When using keyframes or procedural generators or modifiers, such as Random, Noise, or Animator, any retiming operation will modify the interpolations produced by these tools.
The high precision of these interpolations allows Autograph to slow down any animation by creating new intermediate images, in order to maintain maximum smoothness; but, when you use a movie or an image sequence, you work with a finite number of images, played at a given framerate.
A 25 FPS movie will only have 25 images to play in one second. By default, if you use this source as a layer in a 25 FPS composition, each image of this comp will use one image of the movie; but, if you slow down this sequence, using a Speed Multiplier of 0.25 for example, Autograph will have to create new images to fill the gaps based on the previous and succeeding frames.
For this, three Retime Filters are available:
This is the simplest technique. The last complete frame provided by the reader is kept on-screen until the next one is required. Visually, this produces a more jerky animation but has the advantage of being based solely on existing frames.
Rather than keeping an image on-screen until the next one is used, it is possible to create a cross fade between these images in order to reduce the jerkiness of the Nearest mode; but, this option can be used even when no retiming is applied to the layer.
By selecting this option, a new section called Acceleration Motion-Blur appears.
The goal is to mix several images together by accumulation. We choose a Shutter Angle value, which will define a range of images to take into account before and after the current time. The higher this value, the further Autograph will search, upstream and downstream from the current time. Using the notion of Shutter Angle rather than a number of frames allows you to keep the same look, whatever the composition FPS.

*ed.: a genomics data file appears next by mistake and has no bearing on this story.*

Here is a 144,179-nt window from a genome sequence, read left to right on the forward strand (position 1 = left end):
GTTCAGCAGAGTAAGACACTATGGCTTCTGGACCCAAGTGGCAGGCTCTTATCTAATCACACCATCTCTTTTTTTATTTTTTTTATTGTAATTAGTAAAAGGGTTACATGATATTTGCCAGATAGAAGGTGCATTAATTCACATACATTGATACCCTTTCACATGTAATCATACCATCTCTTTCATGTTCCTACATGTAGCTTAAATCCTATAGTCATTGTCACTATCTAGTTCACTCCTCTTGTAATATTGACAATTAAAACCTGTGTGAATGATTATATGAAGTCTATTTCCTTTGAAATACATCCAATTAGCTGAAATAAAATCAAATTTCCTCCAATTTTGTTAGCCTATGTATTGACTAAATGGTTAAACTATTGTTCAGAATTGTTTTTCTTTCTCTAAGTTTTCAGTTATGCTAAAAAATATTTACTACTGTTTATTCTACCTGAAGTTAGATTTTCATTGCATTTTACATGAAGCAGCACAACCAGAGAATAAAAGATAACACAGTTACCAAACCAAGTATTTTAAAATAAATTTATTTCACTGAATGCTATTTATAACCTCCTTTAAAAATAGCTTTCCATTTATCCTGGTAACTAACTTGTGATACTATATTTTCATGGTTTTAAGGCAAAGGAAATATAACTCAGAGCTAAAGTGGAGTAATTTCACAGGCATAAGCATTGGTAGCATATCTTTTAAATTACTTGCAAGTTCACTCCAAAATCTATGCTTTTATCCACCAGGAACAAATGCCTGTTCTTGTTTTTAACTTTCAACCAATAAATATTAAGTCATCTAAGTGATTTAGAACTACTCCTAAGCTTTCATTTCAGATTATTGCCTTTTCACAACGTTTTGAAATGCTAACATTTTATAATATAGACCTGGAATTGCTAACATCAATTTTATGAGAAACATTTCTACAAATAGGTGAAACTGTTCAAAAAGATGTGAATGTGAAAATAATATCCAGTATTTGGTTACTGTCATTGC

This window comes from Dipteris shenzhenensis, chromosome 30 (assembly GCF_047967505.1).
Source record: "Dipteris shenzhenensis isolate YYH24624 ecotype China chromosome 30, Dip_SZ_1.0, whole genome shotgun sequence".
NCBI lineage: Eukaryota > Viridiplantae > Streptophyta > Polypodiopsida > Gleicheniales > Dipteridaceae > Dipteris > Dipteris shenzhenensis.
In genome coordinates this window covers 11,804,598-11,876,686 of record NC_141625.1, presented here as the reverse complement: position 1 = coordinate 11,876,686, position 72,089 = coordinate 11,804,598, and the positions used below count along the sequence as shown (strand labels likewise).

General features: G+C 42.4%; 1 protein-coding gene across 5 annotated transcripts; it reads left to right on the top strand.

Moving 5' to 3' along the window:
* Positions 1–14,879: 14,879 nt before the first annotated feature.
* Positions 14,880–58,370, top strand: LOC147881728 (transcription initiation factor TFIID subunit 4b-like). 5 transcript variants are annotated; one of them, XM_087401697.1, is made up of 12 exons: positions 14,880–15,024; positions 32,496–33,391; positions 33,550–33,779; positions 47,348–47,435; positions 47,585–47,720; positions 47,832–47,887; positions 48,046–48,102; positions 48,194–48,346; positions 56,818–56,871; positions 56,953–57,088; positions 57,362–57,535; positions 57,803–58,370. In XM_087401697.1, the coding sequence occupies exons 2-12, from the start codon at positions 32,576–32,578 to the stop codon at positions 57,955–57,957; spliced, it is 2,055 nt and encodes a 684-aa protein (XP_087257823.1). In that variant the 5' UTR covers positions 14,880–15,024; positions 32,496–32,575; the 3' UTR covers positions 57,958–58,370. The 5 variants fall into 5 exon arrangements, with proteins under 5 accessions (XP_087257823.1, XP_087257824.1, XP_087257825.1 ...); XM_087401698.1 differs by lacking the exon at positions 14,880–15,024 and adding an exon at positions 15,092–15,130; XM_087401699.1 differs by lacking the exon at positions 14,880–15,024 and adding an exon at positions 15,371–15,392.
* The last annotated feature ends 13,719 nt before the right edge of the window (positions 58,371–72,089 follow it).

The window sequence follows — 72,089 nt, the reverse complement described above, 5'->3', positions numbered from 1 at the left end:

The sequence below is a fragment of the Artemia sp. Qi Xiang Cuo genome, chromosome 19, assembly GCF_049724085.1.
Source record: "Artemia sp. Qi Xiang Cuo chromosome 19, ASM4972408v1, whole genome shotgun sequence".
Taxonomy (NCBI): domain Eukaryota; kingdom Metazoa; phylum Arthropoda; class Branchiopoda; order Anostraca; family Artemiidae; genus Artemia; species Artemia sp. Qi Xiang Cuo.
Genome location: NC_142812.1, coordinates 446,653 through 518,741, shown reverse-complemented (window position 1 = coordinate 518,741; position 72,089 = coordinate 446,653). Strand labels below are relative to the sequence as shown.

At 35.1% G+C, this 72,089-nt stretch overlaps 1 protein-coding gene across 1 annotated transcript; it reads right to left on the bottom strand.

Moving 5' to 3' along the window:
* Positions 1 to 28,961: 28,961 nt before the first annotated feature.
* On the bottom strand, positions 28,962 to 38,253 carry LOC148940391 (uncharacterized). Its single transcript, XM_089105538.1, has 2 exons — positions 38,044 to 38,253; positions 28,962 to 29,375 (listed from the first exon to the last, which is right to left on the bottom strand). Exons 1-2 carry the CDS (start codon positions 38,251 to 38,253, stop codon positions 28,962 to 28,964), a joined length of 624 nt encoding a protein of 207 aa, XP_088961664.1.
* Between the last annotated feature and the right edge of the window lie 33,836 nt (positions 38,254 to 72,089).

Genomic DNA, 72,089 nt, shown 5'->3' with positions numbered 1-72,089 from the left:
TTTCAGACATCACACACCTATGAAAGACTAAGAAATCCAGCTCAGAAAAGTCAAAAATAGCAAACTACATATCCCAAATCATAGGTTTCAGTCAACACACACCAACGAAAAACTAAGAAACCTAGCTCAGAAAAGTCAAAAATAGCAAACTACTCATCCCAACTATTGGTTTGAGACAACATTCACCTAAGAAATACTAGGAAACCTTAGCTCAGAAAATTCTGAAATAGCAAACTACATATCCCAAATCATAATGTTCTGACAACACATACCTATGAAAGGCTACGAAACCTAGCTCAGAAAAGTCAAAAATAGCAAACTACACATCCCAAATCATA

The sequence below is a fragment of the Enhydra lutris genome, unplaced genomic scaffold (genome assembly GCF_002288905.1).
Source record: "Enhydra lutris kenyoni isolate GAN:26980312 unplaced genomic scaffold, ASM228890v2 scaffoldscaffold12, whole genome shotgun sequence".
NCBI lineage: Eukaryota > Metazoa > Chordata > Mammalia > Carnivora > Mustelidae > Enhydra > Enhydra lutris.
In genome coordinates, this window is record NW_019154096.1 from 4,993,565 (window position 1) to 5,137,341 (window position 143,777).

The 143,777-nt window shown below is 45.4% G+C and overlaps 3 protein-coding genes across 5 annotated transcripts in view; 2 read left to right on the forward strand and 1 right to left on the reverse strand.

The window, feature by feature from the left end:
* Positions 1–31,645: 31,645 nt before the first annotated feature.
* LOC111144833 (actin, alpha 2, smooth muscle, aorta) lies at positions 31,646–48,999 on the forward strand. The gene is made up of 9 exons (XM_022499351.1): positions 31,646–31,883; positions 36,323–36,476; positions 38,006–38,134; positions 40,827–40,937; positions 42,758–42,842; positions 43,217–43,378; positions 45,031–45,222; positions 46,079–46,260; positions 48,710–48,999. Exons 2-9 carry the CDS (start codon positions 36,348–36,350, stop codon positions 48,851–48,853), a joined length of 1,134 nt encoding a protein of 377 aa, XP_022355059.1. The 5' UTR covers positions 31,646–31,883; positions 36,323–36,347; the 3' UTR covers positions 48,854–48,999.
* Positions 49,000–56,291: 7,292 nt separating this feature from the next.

We can define how many images within this range will be used during accumulation. The wider the range, the higher this value should be in order to smooth the animation.
Auto Shutter Angle:
This switch allows you to automatically calculate the shutter angle, based on the source framerate and the retiming applied to the layer.
Rather than just mixing existing images to produce new intermediate frames, Autograph is able to create new images based on movements between frames.
The image at the current time is compared to the next image, in order to detect how the pixels have moved from this image to the other. A second analysis is done in the other direction, from the next frame to the current one.
We obtain two sets of motion vectors, indicating the direction and the distance traveled by visible pixels in these two images. In addition to tracking pixels, these vectors are used to detect occlusions or the appearance of new elements, not present in the two frames.
From this information, Autograph can recreate as many intermediate images as necessary, depending on the remapping applied to the layer.
A warping deformation is applied to the current image to transform it into the second image. All that’s left is to determine how to fill the holes when elements are missing in between one of these two references.
There are two options:
Backward: The starting image is used to fill in the missing pixels, using the adjacent ones. Some of them can go in completely different directions, so strange deformations can appear; however, this method has the advantage of being quite fast during calculation.
Forward: A denser deformation grid where each subdivision is equal to one pixel is used and this time the destination image is used to fill in the missing pixels. Although it’s more intensive in terms of computation, this method generally yields better results.